Practical Tips for Hiking the Sedona Rocks

~ Confidence & Stability on the Trail~

Lugs, Lugs & Lugs: The proper hiking shoe/boot cannot be over emphasized. As you are hiking the Sedona Red Rocks and the Grand Canyon you will be hiking on sandstone. Sandstone is a softer rock that creates impediment (small gravel and sand). A smooth bottom shoe is fine if you are hiking flat terrain…only one problem: there is not any flat terrain on the trail. Even the trails that show little to no elevation, you will still encounter arroyos (dry creeks) that will present varying degrees of incline and declines.

The three main components that differentiate a regular street shoe from a hiking shoe are the mid-plate, lugs, and spacing:

1) Mid-Plate: this is a puncture resistant plate that runs through the middle of the sole to protect the foot from bruising.
2) Lugs: outer sole made of “grippy” rubber with indentation or spacing for additional traction and stability. To some, it appears as ‘’teeth” on the bottom of the shoe.
3) Spacing between lugs: for the terrain here in the southwest we find that many footwear manufacturers get this part wrong. When hiking a sandstone descent you will typically find loose implement on the trail (sand, small gravel). That implement needs a place to go. Many companies build little to no spacing between the lugs therefore not giving the implement a place to go. Think in terms of a tire constructed for the street versus a tire constructed for off road use…spacing is imperative.

Hiking Stick & Trekking Poles: I never hike without a stick. If you want to increase confidence and stability on the trail while decreasing stress on your knees, back and hips then you will use a hiking stick or trekking poles. The majority of injuries occur while going downhill. When you lose control of your momentum, even for a split second while going downhill you will find it very difficult to regain that control. Once out of control the damage can be significant. Hiking sticks and trekking poles provide a level of stability and control unlike any other equipment on the trail.Think of them as your handrail in nature.

Hydration: While in the Southwest you must take hydration seriously. Because your sweat here evaporates so quickly it is virtually imperceptible of how much fluid you are losing throughout the day. Dehydration unlocks a plethora of ailments including: muscle cramps, major headaches, fatigue, heat exhaustion, heat stroke, acute mountain sickness, diminished decision making ability, performance and even death. Water quantities: Take at least 1 liter of water of per hour (Cooler months you can take .75 liters per hour). Sip water through the day before you get thirsty. Do not drink directly from streams or pools without filtering or treating the water.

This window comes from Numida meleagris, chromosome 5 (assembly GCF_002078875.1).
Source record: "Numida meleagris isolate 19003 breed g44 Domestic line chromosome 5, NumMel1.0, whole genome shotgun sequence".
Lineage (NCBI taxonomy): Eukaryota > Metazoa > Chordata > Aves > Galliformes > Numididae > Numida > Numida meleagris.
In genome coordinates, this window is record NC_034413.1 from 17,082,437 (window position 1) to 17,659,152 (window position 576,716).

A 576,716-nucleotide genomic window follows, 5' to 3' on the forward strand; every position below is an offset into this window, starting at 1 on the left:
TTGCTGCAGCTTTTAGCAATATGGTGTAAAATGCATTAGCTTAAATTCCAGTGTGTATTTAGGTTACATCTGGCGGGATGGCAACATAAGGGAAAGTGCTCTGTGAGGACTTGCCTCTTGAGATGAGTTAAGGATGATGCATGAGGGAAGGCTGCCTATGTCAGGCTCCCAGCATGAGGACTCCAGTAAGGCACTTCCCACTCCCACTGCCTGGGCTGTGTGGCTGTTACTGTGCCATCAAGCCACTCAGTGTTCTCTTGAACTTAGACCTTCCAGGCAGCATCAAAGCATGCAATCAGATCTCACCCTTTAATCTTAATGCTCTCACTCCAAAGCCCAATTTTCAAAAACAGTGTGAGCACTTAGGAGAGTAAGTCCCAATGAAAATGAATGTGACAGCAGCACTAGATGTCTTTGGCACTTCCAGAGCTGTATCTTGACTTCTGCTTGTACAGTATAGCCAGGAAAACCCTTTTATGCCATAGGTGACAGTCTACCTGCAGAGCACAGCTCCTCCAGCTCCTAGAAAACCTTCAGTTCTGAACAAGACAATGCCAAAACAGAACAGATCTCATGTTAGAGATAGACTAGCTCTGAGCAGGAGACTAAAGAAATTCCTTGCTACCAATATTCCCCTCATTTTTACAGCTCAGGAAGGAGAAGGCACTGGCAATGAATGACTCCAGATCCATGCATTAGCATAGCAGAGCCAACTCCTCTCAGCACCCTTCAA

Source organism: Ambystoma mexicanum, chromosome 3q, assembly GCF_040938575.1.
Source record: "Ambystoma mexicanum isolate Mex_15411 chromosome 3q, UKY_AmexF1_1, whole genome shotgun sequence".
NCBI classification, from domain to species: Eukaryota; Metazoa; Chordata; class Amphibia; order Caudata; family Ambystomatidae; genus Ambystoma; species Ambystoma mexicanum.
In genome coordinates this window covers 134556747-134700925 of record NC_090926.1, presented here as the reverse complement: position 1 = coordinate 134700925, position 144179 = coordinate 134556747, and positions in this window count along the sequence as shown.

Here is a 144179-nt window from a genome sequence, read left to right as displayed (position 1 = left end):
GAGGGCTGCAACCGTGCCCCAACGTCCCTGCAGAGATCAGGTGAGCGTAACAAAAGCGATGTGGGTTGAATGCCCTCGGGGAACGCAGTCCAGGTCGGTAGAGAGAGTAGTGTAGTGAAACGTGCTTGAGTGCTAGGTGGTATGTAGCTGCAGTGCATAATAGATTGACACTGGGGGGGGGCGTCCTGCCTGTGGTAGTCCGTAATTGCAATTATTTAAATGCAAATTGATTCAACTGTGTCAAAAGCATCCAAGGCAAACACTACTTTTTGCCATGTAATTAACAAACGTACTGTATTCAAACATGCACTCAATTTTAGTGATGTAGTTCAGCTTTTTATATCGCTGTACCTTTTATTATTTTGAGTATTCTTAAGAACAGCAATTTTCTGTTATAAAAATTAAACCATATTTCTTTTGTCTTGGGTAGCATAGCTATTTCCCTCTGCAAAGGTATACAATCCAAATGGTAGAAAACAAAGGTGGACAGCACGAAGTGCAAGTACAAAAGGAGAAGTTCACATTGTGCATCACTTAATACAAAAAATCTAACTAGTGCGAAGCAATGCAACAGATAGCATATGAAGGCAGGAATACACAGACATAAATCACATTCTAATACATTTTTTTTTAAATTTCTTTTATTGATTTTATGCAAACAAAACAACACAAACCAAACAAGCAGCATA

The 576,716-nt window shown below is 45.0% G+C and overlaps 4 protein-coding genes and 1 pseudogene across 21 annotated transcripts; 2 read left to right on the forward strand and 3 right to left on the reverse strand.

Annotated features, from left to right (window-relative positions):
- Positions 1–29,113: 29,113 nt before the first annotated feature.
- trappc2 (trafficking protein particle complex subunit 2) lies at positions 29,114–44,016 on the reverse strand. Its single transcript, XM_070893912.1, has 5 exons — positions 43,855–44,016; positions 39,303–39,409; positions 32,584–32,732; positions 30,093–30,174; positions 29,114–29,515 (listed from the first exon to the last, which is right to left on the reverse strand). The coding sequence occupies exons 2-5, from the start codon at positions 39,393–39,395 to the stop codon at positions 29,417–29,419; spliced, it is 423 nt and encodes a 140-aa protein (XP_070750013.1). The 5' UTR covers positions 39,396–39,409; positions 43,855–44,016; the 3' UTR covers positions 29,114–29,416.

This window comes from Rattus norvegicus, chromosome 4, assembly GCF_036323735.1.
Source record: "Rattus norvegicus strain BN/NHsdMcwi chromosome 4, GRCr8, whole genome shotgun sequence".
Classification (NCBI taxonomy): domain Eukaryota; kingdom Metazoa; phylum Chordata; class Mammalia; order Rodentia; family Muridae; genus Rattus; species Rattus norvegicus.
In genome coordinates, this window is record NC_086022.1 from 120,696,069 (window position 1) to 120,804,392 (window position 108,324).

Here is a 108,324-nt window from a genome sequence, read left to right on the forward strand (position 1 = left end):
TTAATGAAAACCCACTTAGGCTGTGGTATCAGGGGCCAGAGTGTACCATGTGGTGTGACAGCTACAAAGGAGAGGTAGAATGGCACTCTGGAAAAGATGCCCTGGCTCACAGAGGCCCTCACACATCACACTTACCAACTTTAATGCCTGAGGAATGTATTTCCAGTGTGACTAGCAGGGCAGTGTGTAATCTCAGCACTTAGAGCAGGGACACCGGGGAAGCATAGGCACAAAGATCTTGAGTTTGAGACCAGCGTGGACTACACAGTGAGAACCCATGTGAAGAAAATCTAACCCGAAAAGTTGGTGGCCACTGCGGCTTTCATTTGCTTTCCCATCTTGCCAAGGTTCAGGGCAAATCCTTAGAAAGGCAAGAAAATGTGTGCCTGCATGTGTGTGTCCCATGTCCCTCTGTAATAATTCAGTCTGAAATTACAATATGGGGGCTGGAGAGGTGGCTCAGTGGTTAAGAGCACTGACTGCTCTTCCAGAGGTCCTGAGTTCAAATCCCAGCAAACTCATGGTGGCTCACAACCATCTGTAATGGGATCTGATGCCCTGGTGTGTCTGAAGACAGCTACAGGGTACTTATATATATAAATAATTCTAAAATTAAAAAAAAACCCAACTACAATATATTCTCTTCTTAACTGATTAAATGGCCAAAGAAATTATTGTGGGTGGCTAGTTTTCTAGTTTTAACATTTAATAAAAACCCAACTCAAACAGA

Enemy of Hiking: The enemy of hiking is cotton! You need 3 things to form a blister– heat, moisture and friction. Cotton is one of the best materials for holding moisture next to your skin…there are little no “wicking” properties in cotton. As you hike your foot will sweat. As your foot sweats the skin will soften. You make a quick moment and hear comes friction, heat and then blister. Consider a sock made of wool/silk or “Coolmax.” Coolmax has quickly become one of the best synthetic wicking materials on the market.

Guidebook or Map: It is critical that you have a good map or book while hiking the trail anywhere!It is not difficult to get lost while on the trail. Having a good book or map will assist in orienting you in the event you get lost. While many will say that they are not good map readers, it is quite surprising how good you become when you get lost.

Sun Protection: At high altitude, the ultraviolet rays from the sun are more intense and therefore more damaging. Even when it is cloudy, the risk of sunburn is extreme. Before going out, protect yourself and your family from the sun’s ultraviolet rays. Apply a sunscreen SPF 30 or more to your skin before beginning outdoor activities and every two hours while outside. To prevent sun injury to the eyes, wear sunglasses or goggles with UV protection. Consider wearing a long sleeve shirt to limit exposure on your arms.

Hypernatremia: For those hiking long distances or in extreme heat where you find yourself drinking significant amounts you water, you will need to supplement your intake with sodium and electrolytes. As you drink large quantities of water, it “washes out” or reduces the sodium levels in your cells causing an imbalance. This imbalance called Hypernatremia. Hyponeatremia is a serious ailment that can lead to confusion, decreased consciousness, hallucinations and even coma. Treating hypernatremia can be more difficult to treat than dehydration. Tips: replenish the body by taking electrolytes and take along “salty” foods such as trail mix or trail bars.

Note: If you have concerns about the trail and/or your level of preparedness for the trail then please stop by The Hike House and we can assist you with the proper information, gear and/or even a guide.